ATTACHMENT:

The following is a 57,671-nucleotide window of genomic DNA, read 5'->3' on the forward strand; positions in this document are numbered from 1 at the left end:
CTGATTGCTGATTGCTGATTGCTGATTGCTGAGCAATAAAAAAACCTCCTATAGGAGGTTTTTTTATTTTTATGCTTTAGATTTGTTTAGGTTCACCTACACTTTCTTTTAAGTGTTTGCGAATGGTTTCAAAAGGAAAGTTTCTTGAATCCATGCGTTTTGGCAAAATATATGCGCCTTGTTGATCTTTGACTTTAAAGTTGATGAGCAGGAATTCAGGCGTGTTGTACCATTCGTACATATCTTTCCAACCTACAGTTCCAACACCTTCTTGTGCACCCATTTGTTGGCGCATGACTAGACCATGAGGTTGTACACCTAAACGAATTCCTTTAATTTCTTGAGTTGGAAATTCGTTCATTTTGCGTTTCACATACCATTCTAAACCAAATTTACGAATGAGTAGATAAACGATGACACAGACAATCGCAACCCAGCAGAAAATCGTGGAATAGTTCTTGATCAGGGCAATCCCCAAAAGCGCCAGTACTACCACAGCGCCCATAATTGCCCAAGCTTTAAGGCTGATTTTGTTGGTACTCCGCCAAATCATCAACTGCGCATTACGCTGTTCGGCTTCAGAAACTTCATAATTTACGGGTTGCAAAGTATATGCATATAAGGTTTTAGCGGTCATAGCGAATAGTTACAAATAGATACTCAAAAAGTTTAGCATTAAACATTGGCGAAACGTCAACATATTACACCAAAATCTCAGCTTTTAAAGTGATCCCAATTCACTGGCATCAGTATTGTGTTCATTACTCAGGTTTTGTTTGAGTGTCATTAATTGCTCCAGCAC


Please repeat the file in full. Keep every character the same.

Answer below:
The following is a 57,671-nucleotide window of genomic DNA, read 5'->3' on the forward strand; positions in this document are numbered from 1 at the left end:
CTGATTGCTGATTGCTGATTGCTGATTGCTGAGCAATAAAAAAACCTCCTATAGGAGGTTTTTTTATTTTTATGCTTTAGATTTGTTTAGGTTCACCTACACTTTCTTTTAAGTGTTTGCGAATGGTTTCAAAAGGAAAGTTTCTTGAATCCATGCGTTTTGGCAAAATATATGCGCCTTGTTGATCTTTGACTTTAAAGTTGATGAGCAGGAATTCAGGCGTGTTGTACCATTCGTACATATCTTTCCAACCTACAGTTCCAACACCTTCTTGTGCACCCATTTGTTGGCGCATGACTAGACCATGAGGTTGTACACCTAAACGAATTCCTTTAATTTCTTGAGTTGGAAATTCGTTCATTTTGCGTTTCACATACCATTCTAAACCAAATTTACGAATGAGTAGATAAACGATGACACAGACAATCGCAACCCAGCAGAAAATCGTGGAATAGTTCTTGATCAGGGCAATCCCCAAAAGCGCCAGTACTACCACAGCGCCCATAATTGCCCAAGCTTTAAGGCTGATTTTGTTGGTACTCCGCCAAATCATCAACTGCGCATTACGCTGTTCGGCTTCAGAAACTTCATAATTTACGGGTTGCAAAGTATATGCATATAAGGTTTTAGCGGTCATAGCGAATAGTTACAAATAGATACTCAAAAAGTTTAGCATTAAACATTGGCGAAACGTCAACATATTACACCAAAATCTCAGCTTTTAAAGTGATCCCAATTCACTGGCATCAGTATTGTGTTCATTACTCAGGTTTTGTTTGAGTGTCATTAATTGCTCCAGCAC